When an individual fails to cope with a stressful situation, serotonin will be released (Chaouloff et al., 1999). Serotonin is correlated positively with aversion and negatively with reward. This effect can also be demonstrated by serotonin’s analgesic properties, and in fact, selective serotonin reuptake inhibitors taken chronically have an important role in the clinical management of chronic and neuropathic pain (Dayan and Huys, 2008). Numerous studies have found that serotonin is linked to aversive conditioning, reward suppression, and behavioral inhibition (Dayan and Huys, 2009). Therefore, serotonin has a major behavioral effect on suppression, inhibition, or freezing. Decreased inhibition is associated with increased creative achievement (Carson et al., 2003). Decreased inhibition increasing creativity may work through the disinhibition of hyperconnectivity, which is an abnormal neural linking of brain areas that are not in general functionally connected (Carson, 2011). Hyper-connectivity has been reported in the brains of highly creative subjects during creativity tasks, which may provide the neurological mechanism for remote associations between stimuli that are the basis for creative thought.
Creativity and Psychopathology
Despite the fact that creativity is a highly valued trait and viewed as an aspect of self-actualization, the possibility of creative people to suffer from psychosis has been noted ever since the ancient times. Many biographies and empirical studies have found that creativity has been associated with psychopathology. For example, it was found that more than 80% of the writers had suffered from mood disorder, which is four times higher than that of the control (Carson, 2011). The major reason is that shifts of mental states associated with mood dysfunction can facilitate creativity. Genetic vulnerability factors related to the functioning of DA and serotonin in the prefrontal brain and subcortical brain are the major reasons that predispose certain people to experience altered mental states (Carson, 2011). These altered emotional states may manifest in these people as severe psychopathology or as creative ability (Carson, 2011). Molecular genetic studies have begun to hone in on a set of genes, most of them are related to NE, DA, and serotonin transmission that are associated with both creativity and mood disorders (Carson, 2011). For example, several genes that are related to DA, including DRD4, SLC6A3, and Taq1A, have been linked to both risks of schizophrenia and bipolar disorder as well as novelty seeking in creativity. Catechol-O-methyltransferase (COMT), an enzyme responsible for degrading catecholamine, including DA and NE, has been implicated in schizophrenia and many mental disorders, and it has also been associated with creativity.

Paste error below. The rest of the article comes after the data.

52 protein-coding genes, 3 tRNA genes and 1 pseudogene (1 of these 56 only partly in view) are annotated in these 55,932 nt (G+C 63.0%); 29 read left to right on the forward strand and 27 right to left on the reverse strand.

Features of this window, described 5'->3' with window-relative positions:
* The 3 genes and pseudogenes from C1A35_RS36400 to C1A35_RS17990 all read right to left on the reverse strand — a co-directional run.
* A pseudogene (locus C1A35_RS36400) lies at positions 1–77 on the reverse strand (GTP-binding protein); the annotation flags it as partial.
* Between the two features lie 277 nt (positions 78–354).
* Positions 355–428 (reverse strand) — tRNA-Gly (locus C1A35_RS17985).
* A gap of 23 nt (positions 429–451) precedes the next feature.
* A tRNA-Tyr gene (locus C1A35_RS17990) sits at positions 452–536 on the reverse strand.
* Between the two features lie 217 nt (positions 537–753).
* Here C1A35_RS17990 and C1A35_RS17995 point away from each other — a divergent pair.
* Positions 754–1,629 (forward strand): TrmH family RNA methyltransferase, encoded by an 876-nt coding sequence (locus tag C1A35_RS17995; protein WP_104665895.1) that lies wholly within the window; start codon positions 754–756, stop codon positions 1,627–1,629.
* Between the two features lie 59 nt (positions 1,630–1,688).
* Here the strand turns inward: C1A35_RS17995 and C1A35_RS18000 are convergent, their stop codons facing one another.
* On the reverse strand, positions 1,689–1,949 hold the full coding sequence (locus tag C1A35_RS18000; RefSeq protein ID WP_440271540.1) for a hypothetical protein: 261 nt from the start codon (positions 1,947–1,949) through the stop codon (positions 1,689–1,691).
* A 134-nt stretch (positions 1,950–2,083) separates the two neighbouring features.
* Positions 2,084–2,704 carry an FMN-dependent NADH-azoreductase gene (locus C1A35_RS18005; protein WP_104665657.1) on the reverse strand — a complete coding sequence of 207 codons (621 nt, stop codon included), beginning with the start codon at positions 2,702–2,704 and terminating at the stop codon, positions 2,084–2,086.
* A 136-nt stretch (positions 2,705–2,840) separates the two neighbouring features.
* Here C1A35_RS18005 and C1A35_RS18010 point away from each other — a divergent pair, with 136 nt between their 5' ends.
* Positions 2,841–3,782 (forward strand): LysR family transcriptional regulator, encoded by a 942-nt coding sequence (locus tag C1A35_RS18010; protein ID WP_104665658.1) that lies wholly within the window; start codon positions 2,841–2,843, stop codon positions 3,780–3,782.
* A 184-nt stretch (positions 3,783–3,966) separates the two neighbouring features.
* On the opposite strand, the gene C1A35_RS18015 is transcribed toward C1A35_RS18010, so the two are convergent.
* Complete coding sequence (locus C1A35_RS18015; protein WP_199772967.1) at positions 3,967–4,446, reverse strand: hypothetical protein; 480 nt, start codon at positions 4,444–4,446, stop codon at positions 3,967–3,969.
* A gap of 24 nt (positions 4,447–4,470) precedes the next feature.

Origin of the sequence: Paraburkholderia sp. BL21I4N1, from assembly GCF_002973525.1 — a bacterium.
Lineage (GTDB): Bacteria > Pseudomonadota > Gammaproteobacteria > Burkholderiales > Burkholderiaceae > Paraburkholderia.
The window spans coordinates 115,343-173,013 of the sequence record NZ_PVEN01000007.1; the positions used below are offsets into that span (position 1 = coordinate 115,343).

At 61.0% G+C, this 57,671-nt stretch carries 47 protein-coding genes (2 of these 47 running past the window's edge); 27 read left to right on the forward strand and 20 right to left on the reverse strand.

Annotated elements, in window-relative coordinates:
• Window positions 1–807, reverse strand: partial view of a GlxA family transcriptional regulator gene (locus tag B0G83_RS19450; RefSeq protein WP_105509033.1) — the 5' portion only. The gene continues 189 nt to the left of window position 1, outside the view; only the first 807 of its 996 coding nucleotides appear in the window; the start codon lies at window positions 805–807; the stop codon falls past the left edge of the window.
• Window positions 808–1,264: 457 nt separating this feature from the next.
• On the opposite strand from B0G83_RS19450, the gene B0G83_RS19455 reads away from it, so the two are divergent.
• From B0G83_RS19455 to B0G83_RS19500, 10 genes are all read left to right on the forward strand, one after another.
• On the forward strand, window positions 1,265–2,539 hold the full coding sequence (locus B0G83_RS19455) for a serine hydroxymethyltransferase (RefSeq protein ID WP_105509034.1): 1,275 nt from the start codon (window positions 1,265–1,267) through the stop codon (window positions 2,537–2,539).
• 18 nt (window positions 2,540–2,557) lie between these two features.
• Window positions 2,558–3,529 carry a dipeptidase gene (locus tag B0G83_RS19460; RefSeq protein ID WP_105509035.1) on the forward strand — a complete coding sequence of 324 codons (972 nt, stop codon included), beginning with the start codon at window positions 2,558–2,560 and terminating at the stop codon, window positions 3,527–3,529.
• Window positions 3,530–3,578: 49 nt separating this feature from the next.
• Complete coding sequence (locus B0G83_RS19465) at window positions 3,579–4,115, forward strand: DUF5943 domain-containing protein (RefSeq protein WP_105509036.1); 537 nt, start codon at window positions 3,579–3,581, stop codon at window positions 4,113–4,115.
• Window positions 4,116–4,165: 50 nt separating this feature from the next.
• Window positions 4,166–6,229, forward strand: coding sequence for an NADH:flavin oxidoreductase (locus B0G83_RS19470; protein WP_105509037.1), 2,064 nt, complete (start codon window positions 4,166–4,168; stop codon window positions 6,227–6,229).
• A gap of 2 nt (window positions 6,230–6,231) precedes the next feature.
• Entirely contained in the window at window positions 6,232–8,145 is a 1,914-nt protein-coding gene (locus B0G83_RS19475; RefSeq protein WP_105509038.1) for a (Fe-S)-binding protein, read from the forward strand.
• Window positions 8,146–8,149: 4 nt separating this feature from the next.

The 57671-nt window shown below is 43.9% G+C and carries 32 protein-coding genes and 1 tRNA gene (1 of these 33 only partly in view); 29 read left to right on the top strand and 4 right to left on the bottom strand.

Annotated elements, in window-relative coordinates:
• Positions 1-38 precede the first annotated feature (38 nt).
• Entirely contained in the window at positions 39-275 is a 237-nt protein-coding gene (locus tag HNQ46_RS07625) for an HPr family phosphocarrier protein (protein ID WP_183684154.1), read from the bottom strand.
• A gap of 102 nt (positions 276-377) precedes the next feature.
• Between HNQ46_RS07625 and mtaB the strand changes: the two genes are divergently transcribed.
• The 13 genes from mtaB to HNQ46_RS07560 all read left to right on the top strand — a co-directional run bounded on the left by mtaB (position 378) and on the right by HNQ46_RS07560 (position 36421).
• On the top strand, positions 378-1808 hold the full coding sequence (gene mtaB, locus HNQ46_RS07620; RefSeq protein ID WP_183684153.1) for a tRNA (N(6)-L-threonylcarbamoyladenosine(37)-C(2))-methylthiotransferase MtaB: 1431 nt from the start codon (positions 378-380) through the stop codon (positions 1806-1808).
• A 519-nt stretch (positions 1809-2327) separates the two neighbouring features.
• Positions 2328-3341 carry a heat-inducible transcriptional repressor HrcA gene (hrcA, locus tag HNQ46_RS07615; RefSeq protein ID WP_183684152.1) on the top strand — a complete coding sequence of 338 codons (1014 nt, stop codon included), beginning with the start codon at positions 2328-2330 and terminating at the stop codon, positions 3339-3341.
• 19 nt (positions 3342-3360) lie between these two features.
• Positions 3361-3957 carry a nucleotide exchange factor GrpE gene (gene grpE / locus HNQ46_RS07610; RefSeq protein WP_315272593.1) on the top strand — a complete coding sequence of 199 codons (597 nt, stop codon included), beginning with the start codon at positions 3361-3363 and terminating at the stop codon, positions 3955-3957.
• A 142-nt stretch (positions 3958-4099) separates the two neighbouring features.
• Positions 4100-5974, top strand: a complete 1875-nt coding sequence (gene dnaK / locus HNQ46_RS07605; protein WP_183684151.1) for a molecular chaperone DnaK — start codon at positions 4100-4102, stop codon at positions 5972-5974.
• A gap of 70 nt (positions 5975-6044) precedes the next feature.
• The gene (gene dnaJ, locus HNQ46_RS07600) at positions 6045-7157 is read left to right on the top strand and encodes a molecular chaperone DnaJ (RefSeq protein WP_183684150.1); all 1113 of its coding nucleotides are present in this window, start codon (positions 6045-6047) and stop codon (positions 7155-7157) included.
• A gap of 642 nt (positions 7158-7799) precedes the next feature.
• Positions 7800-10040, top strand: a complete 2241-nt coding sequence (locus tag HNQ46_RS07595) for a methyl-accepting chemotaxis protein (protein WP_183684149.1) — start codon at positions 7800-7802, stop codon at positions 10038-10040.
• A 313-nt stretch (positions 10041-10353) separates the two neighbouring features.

Creativity is considered a positive personal trait; however, highly creative people often demonstrate elevated risks for certain forms of psychopathology, such as mood disorders. How emotion affects creativity is still not entirely clear. Here, we offered a model to explain the relationship between creativity and emotion. This model, supported by recent findings from neuroscience and molecular genetics, suggested that the hyper-functions of neuromodulators (or hypo-function) confer the emotional pathology and also enhance creative ideation. These dysfunctions of neuromodulators might induce both mood disorders and creativity, via cognitive disinhibition, attentional style driven by novelty salience, and neural hyper-connectivity that might increase associations among disparate stimuli.
The mechanism of this model lies in that neuromodulators, including NE and DA, are the neural basis for both creativity and basic emotions, and their dysfunction can offer motivation and novelty seeking as well as hyper-connectivity for the brain. Structurally, values and novelty, determined by NE and DA, are key features for both creativity and basic emotions. Functionally, emotion flow follows a pathway: fear–anger–joy–sadness at stressful situations, which is similar to the process of creativity (which follows a procedure of preparation, incubation, illumination, sometimes called the “Aha!” moment, and verification). Altogether, this model will not only be helpful in better understanding the dynamics of basic emotions, it can also bring a brand new perspective in creativity.